A 51 -year-old female presents with a decreased conscious state, Glasgow Coma Scale (GCS) 12, confusion and myoclonus. She is on treatment for a seizure disorder. Her CT brain scan shows no acute intracranial abnormality.

Her investigations are as follows:

Parameter

Patient Value

Adult Normal Range

Sodium

1 38 mmol/L

135-145

Potassium

4.1 mmollL

3.5 - 5.2

Bicarbonate

18 mmol/l_•

22 - 32

Urea

14.2 mmoVL•

3.0 - 8.0

Creatinine

210 mol/l_•

45 - 90

Bilirubin

54 mol/L*

< 20

Alanine transferase

2710

< 35

Aspartate transferase

1365

< 35

Alkaline phosphatase

103 Ull-

30- 110

Glutam transferase

67 U/L*

< 40

Albumin

37

35-50

Protein

61 IL

60 - 80

Ammonia

156

< 50

       

List  possible causes of the hyper-ammonaemia in this patient.  (40% marks)

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College answer

  • Liver failure
  • Anti-epileptic drugs – Sodium valproate and Carbamazepine
  • Other drugs / toxins eg paracetamol, salicylates, mushrooms
  • Urosepsis with urea-splitting organisms e.g. Klebsiella, Proteus
  • Urea-cycle disorders (Patients with high ammonia from drugs or urosepsis usually have undiagnosed mild disorders of urea-cycle metabolism)

Discussion

The patient; she is probably on valproate for her seizure disorder. Valproate overdose is a logical explanation for a decreased level of consciousness, myoclonus and high ammonia.

Causes of hyperammonaemia more broadly could be any of the following:

Pre-analytical error

  • Prolonged pre-transport time
  • Room temperature storage of sample

Increased substrate for ammoniagenesis

  • Excess protein catabolism:
    • Essential amino acid deficiency
    • Primary dietary carnitine deficiency
    • Steroids
    • Immobility
    • Severe exercise
    • Increased tissue turnover, eg haematological malignancy
  • Excess protein intake:
    • Weird diet
    • Parenteral nutrition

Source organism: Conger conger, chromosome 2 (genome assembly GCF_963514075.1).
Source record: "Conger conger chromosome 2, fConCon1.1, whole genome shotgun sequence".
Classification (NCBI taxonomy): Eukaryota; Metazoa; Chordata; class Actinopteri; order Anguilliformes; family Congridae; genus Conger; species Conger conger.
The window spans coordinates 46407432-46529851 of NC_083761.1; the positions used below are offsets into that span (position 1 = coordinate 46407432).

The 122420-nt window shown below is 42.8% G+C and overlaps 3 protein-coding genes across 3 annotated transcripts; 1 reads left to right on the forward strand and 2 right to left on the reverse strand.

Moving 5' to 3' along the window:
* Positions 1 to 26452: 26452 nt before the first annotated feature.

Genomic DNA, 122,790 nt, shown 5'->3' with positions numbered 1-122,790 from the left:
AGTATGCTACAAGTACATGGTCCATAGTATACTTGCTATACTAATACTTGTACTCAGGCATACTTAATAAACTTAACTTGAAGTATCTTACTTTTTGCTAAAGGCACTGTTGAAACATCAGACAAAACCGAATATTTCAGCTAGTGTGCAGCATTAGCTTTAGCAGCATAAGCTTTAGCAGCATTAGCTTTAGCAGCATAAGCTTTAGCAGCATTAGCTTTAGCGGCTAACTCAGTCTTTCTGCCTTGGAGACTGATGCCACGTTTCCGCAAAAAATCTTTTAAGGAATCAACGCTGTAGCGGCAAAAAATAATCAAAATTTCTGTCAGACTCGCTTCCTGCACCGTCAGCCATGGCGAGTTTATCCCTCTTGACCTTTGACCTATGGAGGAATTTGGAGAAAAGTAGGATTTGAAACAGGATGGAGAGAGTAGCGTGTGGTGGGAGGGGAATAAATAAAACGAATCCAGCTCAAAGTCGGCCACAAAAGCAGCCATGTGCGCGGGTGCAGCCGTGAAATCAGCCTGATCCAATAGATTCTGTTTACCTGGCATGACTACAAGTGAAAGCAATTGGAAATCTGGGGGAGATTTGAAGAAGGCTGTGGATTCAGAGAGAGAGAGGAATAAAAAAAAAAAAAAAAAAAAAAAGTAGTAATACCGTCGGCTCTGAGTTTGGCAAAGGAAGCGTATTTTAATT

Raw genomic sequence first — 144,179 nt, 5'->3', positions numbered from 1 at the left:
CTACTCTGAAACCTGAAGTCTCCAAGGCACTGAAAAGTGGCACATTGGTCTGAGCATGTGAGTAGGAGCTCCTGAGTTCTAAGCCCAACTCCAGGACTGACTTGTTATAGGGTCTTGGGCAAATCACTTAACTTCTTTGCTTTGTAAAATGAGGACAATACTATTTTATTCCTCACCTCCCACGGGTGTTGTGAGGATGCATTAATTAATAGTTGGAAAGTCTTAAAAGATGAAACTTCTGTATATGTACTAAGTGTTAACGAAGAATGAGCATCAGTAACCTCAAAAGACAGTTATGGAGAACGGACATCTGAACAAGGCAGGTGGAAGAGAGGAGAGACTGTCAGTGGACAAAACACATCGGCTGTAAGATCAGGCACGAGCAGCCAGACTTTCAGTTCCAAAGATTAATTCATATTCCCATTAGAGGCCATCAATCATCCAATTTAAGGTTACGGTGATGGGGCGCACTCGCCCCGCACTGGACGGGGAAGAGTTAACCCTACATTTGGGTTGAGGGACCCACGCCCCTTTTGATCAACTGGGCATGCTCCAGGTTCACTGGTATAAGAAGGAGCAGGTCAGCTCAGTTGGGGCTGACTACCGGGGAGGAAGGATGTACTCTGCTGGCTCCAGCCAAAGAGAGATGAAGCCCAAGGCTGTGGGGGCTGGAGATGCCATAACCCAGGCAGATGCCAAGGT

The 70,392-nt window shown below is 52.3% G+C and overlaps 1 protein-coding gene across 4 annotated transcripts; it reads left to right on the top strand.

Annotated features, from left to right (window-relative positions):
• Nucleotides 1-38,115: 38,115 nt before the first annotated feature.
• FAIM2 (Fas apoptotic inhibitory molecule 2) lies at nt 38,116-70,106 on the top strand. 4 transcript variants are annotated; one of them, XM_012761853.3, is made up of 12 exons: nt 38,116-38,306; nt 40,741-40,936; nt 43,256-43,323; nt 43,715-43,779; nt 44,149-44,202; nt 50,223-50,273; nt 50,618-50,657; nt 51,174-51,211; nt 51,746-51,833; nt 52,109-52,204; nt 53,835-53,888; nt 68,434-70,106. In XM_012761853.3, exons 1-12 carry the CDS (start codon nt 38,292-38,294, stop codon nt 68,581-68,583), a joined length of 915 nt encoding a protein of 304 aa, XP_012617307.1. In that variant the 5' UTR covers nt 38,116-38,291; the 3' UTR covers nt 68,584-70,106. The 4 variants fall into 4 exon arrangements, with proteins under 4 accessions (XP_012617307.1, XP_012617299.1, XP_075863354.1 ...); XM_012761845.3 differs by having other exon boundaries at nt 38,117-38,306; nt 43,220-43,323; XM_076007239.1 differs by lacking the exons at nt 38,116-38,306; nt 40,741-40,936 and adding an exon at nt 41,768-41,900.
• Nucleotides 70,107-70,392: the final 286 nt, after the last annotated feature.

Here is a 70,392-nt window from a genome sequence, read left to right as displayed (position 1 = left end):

Bypass of normal metabolism

  • TIPS procedure
  • Portosystemic shunts
 

Acquired urea cycle defects

  • Fulminant hepatitis of any cause
  • Reye's syndrome
  • Drugs, eg. glycine or valproate

Congenital urea cycle defects

  • Inherited urea cycle defects
  • Organic aciduria
  • Fatty acid oxidation defects

Excess of exogenous ammonia

  • Ammonium chloride therapy
  • Excess generation of ammonia:
    • Gastric bypass
    • Urease-producing organisms
    • UTI

Reabsorption of excreted ammonia

  • Distal renal tubular acidosis
  • Ureteric diversion
  • Urinary tract infections
  • Vesicoureteric reflux
  • Bladder perforation

References

References

Conway, Edward Joseph, and Robert Cooke. "Blood ammonia." Biochemical Journal 33.4 (1939): 457.

Shambaugh, G. E. "Urea biosynthesis I. The urea cycle and relationships to the citric acid cycle.The American journal of clinical nutrition 30.12 (1977): 2083-2087.

McDermott Jr, William V., Raymond D. Adams, and Athol G. Riddell. "Ammonia metabolism in man." Annals of surgery 140.4 (1954): 539.

Vince, Angela, et al. "Ammonia production by intestinal bacteria." Gut 14.3 (1973): 171-177.

Vince, Angela J., and Sigrid M. Burridge. "Ammonia production by intestinal bacteria: the effects of lactose, lactulose and glucose." Journal of medical microbiology 13.2 (1980): 177-191.

Dohrenwend, Paul, and Richard D. Shih. "Glycine Induced Hyperammonemia After Bladder Rupture During Transurethral Resection of a Bladder Tumor." Journal of Medical Cases 4.4 (2013): 250-253.

Felipo, Vicente, and Roger F. Butterworth. "Neurobiology of ammonia." Progress in neurobiology 67.4 (2002): 259-279.

Hashim, Ibrahim A., and Jennifer A. Cuthbert. "Elevated ammonia concentrations: Potential for pre-analytical and analytical contributing factors." Clinical biochemistry 47.16 (2014): 233-236.

Clay, Alison S., and Bryan E. Hainline. "Hyperammonemia in the ICU." CHEST Journal 132.4 (2007): 1368-1378.

Weng, Te-I., Frank Fuh-Yuan Shih, and Wen-Jone Chen. "Unusual causes of hyperammonemia in the ED." The American journal of emergency medicine 22.2 (2004): 105-107.

Hawkes, N. D., et al. "Non-hepatic hyperammonaemia: an important, potentially reversible cause of encephalopathy." Postgraduate medical journal 77.913 (2001): 717-722.